We may recoil when we read the writer of Ecclesiastes say “Everything is meaningless,” but we far too often live as if this is close to being the case. We live as if only the overtly spiritual things are meaningful. We live as if only work that is religious in nature is meaningful. And we live as if an anonymous life is without meaning.

Or we are at least tempted to do so.

But I am not so sure. I know the temptation. I am intimately acquainted with these thoughts and fears. But I am not sure it is true.

Our celebrity-driven culture makes it hard to think any differently. And really, the church isn’t a whole lot of help. Maybe it has always been the case. But it is hard to miss the celebrity zeitgeist of the modern-day evangelical milieu. Not to mention movements which will make the hardest working stay-at-home-mom think she may not be doing enough for the kingdom. “You need to change the world,” sounds enticing while changing the third diaper before noon.

When Solomon made his pronouncement that life is meaningless, he was examining life “under the sun”—a phrase he used more than 25 times in Ecclesiastes. This was a look at life without God at its center. In such circumstances life is indeed meaningless. But by the end of the book Solomon had discovered life’s meaning—to fear God and obey His commandments (Ecclesiastes 12:13).

So I ask, “Is most of life meaningless?”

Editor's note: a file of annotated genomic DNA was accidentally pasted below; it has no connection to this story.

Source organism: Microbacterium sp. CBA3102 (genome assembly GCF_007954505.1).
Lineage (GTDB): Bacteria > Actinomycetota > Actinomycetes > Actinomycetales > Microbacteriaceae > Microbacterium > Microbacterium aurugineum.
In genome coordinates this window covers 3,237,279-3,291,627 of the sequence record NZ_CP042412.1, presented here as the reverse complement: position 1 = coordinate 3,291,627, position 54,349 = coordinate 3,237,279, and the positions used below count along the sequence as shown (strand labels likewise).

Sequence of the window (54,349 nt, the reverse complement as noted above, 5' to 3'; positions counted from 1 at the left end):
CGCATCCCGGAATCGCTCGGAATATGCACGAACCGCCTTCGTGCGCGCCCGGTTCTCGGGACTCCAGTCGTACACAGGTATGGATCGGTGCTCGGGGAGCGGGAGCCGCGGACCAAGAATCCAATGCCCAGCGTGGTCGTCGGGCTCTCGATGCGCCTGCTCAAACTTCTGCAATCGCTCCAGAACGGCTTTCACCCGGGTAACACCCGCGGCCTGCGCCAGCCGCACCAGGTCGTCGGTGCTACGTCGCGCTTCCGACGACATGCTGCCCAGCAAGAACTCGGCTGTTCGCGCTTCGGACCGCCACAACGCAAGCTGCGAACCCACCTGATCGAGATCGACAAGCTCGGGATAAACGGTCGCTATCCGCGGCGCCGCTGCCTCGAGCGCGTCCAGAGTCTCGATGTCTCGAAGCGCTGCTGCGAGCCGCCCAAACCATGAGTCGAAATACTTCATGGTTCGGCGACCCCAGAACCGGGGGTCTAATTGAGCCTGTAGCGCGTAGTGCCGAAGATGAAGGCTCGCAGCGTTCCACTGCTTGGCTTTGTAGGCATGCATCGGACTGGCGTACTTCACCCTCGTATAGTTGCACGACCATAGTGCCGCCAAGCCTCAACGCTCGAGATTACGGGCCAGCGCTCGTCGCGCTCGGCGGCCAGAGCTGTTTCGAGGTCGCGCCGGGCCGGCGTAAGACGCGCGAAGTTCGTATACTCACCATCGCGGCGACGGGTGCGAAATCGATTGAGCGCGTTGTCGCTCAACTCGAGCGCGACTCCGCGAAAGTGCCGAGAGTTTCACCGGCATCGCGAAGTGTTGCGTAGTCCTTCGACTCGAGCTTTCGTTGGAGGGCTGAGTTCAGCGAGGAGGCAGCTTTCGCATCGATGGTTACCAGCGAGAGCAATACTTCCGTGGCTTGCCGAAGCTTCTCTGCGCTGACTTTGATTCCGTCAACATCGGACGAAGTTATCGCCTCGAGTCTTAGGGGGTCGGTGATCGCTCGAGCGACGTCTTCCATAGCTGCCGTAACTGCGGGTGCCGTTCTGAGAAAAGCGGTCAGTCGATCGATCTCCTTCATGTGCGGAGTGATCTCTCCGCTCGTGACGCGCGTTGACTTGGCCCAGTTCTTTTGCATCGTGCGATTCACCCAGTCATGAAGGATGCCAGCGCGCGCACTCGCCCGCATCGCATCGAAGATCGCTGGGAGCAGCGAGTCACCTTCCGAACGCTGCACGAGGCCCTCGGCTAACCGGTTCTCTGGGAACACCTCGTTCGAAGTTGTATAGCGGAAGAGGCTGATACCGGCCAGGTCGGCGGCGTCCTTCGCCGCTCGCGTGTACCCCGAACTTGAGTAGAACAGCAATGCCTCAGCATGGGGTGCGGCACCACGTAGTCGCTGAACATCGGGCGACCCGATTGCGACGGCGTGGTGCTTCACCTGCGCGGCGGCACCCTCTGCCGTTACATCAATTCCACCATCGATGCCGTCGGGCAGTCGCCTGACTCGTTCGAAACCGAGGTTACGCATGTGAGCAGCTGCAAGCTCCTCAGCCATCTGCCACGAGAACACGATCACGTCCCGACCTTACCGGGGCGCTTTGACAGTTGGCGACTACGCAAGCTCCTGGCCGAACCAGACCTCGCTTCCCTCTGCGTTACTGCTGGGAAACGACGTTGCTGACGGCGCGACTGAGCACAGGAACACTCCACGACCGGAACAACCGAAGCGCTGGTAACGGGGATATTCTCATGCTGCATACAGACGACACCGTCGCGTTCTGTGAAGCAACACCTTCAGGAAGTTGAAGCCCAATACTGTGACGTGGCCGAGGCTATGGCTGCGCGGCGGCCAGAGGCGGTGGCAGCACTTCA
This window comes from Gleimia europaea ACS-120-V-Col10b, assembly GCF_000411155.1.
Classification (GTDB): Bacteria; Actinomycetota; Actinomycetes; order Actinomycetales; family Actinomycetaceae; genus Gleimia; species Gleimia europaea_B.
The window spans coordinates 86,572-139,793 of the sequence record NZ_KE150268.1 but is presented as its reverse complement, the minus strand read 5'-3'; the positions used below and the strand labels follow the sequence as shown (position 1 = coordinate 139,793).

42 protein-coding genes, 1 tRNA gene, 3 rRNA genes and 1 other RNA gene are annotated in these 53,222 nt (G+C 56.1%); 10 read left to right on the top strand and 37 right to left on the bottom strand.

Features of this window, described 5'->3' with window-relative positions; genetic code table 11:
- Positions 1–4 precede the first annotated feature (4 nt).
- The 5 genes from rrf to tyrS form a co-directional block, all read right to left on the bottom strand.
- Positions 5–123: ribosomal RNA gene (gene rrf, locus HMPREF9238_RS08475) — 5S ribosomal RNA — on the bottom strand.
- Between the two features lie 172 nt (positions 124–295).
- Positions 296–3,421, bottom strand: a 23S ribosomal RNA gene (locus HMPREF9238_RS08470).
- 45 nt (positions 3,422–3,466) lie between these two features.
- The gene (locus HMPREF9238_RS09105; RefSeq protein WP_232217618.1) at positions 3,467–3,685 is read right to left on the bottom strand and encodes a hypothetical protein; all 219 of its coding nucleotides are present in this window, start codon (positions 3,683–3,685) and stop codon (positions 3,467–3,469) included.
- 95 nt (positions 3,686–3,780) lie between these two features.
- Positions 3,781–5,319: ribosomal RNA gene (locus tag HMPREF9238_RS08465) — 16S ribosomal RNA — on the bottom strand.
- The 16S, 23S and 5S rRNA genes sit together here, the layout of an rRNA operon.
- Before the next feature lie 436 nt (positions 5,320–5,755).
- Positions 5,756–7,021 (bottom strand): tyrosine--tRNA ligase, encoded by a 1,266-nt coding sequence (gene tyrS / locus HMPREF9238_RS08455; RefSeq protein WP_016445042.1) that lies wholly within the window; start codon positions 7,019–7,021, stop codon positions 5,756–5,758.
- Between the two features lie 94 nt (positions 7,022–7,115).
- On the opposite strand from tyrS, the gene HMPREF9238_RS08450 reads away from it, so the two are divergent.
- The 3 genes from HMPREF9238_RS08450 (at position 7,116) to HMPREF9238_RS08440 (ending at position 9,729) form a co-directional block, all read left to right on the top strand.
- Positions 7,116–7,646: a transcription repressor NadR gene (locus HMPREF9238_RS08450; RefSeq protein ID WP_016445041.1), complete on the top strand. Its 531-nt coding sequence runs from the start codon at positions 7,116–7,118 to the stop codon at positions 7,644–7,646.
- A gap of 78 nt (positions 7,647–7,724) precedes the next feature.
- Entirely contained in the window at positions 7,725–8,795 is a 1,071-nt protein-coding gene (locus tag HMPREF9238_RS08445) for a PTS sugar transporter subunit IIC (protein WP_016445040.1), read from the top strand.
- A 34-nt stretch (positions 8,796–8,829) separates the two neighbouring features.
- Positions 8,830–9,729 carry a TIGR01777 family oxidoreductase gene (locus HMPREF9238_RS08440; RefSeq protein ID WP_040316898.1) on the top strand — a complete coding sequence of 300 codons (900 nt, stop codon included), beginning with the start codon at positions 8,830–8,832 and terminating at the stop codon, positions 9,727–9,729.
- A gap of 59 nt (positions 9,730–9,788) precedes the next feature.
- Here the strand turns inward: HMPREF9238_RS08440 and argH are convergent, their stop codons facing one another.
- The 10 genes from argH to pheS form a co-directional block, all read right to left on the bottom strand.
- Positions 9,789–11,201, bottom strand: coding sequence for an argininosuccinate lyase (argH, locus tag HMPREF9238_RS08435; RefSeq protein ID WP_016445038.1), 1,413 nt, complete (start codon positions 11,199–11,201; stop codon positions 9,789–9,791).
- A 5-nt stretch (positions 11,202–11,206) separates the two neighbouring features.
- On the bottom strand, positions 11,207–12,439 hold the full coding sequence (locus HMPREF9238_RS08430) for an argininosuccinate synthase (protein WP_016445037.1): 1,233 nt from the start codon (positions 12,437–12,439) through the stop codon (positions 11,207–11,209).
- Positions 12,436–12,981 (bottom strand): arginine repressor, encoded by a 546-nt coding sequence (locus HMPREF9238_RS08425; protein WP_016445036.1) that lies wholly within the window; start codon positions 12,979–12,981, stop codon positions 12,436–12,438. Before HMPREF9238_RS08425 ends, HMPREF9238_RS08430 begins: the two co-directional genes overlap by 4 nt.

I don’t think so. I think there are clues throughout Scripture which help us see a beautiful picture of meaning in even the smallest of details.

Romans 8 is a favorite section of the Bible for many people. It’s where Christians have gone for centuries in the midst of hardship and pain and suffering. Why? Because Paul not only gives us the promise that nothing—not even death, our greatest enemy—is able to separate us from the love of our Father because of what Christ has done, but he also tells us something strange. He makes it clear that everything is working for the believer’s good.

Everything?

Everything. Surely if torture and death itself are working for our good, then we can assume all those parts of our life which are not all that “spiritual” are doing the same. And it does not say all things have the potential to work for our good. It says they do. It’s as if God is orchestrating this incredible symphony of everything so it all works for our good and His glory. And it’s beautiful. And it’s meaningful.